In the meantime, stay calm, keep your child cool and reassure them. Encourage them to drink plenty of fluids and give them paracetamol or ibuprofen (always read the patient information leaflet to find out the correct dose and frequency for your child’s age, and check they are not allergic to medicines you give). The hallucinations should pass after a few minutes.

For more information, read about fever in children.

Charles Bonnet syndrome

It is estimated that around 60% of people with severe visual impairment may experience temporary visual hallucinations.

This is known as Charles Bonnet syndrome and tends to affect older people who have lost their sight, but can affect people of any age.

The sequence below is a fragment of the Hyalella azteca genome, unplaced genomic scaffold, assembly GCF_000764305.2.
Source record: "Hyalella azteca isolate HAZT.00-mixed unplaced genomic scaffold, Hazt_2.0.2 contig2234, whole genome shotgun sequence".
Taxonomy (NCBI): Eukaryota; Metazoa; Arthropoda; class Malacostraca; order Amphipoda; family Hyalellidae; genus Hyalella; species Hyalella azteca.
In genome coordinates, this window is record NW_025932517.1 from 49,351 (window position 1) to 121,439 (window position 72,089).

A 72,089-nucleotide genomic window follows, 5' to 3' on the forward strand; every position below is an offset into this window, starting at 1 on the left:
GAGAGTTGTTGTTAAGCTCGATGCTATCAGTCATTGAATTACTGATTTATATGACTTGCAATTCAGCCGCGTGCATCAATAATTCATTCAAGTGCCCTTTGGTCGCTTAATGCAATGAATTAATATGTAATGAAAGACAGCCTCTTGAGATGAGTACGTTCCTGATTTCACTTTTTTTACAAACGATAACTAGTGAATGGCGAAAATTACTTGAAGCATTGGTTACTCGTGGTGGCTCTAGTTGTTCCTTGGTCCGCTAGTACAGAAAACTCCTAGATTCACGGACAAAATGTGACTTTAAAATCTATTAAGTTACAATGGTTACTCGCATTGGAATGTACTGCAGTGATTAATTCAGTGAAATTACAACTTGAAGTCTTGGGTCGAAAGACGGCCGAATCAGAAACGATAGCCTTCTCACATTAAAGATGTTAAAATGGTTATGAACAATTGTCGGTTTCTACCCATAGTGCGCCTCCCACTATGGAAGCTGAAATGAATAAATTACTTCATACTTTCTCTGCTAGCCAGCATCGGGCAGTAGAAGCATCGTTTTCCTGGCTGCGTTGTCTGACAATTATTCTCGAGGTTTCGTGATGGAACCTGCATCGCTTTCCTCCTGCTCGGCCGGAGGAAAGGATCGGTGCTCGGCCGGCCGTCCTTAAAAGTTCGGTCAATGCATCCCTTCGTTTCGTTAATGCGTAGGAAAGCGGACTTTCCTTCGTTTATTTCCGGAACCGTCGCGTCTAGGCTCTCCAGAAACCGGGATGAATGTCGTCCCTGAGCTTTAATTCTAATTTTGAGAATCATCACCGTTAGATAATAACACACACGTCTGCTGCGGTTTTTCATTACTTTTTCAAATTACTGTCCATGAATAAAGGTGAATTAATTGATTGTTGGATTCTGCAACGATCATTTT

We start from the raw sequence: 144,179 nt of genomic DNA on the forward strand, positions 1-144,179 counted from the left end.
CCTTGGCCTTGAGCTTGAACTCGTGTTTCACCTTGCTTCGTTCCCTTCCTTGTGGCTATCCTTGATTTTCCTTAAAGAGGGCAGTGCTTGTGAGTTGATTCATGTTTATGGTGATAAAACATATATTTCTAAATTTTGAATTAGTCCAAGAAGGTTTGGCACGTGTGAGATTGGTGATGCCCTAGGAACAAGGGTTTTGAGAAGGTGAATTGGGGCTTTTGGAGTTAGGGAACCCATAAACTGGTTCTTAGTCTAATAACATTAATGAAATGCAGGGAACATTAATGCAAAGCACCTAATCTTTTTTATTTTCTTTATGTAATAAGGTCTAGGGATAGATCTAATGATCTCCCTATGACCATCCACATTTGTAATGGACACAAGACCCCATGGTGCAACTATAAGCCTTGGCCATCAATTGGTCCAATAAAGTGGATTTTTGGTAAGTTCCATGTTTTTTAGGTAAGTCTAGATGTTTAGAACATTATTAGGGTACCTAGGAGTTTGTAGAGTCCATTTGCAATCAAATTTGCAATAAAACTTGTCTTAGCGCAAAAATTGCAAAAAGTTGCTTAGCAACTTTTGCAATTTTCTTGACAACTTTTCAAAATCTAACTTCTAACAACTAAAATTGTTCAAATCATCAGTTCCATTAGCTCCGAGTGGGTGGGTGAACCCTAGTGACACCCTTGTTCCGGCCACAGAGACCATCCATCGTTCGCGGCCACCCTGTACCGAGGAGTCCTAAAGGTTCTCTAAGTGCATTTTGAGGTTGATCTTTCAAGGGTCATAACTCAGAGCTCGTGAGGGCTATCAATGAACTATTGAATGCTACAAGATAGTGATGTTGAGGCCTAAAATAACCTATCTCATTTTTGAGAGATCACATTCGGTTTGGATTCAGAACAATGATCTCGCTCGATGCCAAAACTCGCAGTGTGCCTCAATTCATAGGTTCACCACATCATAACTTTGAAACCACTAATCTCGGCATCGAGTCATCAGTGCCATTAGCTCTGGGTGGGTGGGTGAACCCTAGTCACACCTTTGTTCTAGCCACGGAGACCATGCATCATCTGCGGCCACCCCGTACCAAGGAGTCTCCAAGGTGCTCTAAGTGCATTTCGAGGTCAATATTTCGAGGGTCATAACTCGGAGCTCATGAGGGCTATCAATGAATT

The hallucinations usually last for around 12-18 months and can take the form of simple patterns or detailed images.

Some of the most common causes of visual impairment include:

  • age-related macular degeneration (AMD) – where the central part of the back of the eye (the macula, which plays an important role in central vision) stops working properly
  • cataracts – where cloudy patches can form within the lenses of the eyes
  • glaucoma – where fluid builds up inside the eye, damaging the optic nerve (which relays information from the eye to the brain)
  • diabetic retinopathy – where blood vessels that supply the eye become damaged from a build-up of glucose

Around 100,000 people in the UK are thought to be affected by Charles Bonnet syndrome.




Page last reviewed: 19/05/2014

Next review due: 19/05/2016